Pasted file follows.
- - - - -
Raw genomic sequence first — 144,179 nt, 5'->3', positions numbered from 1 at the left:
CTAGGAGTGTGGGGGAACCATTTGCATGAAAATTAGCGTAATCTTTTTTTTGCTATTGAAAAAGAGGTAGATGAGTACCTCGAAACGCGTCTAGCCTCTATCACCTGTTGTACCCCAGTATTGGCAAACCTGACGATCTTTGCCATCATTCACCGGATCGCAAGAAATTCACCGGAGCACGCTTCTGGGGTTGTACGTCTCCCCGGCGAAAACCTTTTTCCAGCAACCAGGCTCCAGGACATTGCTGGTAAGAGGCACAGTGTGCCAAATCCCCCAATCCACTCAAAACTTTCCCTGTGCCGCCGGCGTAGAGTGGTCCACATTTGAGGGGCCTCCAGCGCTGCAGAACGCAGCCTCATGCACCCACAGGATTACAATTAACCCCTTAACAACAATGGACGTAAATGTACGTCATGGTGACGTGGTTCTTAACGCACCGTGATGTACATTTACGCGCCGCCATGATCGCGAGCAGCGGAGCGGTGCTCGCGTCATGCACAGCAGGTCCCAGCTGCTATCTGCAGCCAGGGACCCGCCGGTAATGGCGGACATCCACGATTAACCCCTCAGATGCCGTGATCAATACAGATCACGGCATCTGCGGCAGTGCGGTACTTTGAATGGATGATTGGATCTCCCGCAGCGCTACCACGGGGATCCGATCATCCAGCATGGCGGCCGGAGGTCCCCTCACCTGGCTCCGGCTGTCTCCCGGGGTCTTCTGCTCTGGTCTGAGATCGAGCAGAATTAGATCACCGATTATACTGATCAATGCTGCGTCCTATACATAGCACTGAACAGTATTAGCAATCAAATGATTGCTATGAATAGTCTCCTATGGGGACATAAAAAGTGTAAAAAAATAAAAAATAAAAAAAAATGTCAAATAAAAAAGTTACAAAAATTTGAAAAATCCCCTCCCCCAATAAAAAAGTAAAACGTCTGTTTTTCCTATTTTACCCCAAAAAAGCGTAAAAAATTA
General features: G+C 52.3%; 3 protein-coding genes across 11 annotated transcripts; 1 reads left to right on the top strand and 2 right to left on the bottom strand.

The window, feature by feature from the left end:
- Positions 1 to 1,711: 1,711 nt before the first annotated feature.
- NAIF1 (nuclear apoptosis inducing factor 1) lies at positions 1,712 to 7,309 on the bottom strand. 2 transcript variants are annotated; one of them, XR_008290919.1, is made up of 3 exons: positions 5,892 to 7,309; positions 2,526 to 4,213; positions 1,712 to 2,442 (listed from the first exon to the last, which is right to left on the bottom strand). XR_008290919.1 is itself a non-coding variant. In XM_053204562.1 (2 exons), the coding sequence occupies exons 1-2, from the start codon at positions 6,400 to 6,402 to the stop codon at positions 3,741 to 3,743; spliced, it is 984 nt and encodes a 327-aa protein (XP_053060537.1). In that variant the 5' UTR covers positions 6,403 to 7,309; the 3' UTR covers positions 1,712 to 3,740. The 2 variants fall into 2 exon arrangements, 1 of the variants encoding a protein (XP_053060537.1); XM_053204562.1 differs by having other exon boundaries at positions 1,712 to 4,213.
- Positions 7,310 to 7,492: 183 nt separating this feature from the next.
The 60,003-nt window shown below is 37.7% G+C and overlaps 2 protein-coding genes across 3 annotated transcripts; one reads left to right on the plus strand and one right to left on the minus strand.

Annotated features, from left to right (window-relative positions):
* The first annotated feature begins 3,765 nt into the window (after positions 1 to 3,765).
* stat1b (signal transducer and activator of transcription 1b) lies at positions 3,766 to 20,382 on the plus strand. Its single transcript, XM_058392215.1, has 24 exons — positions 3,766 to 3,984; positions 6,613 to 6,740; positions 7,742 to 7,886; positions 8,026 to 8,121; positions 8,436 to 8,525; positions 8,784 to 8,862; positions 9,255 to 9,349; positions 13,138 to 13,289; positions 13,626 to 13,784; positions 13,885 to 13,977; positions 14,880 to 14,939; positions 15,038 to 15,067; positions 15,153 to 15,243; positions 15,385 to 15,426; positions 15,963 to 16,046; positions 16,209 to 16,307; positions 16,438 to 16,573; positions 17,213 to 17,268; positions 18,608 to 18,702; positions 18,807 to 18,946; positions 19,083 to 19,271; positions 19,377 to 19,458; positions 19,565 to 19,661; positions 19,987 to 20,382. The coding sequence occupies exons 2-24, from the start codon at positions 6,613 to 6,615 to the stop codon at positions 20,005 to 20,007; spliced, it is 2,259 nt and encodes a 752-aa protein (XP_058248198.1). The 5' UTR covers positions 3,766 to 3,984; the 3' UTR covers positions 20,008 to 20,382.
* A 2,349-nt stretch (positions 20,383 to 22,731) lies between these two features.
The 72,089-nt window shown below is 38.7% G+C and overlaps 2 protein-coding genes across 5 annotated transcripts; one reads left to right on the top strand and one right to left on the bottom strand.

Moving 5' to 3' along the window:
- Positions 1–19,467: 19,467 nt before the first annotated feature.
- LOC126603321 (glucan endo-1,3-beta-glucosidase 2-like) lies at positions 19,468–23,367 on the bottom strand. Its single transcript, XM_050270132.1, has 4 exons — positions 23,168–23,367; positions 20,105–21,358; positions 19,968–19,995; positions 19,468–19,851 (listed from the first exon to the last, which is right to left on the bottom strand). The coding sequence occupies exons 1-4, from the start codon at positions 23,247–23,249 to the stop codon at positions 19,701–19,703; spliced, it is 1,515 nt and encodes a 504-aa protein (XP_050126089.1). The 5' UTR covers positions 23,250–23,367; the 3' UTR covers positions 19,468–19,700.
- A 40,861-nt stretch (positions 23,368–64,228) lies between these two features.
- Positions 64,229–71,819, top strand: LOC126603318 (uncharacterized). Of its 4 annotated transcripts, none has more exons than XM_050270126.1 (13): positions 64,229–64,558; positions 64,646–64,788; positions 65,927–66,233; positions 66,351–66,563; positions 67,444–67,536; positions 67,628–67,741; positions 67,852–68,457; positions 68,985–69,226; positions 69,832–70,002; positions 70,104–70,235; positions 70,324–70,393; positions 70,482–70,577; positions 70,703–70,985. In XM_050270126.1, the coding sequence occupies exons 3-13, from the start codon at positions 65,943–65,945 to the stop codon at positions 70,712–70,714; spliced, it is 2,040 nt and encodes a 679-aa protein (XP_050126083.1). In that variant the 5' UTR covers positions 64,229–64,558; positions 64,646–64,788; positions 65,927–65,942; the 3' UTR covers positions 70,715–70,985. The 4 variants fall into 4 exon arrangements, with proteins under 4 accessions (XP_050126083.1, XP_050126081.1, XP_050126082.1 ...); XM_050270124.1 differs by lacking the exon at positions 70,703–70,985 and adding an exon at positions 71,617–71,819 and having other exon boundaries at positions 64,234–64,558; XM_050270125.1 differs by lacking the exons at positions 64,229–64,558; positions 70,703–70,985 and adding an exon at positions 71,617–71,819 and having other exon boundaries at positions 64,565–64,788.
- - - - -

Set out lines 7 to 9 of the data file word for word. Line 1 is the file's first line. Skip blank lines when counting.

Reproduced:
- Positions 7,310 to 7,492: 183 nt separating this feature from the next.
The 60,003-nt window shown below is 37.7% G+C and overlaps 2 protein-coding genes across 3 annotated transcripts; one reads left to right on the plus strand and one right to left on the minus strand.

Annotated features, from left to right (window-relative positions):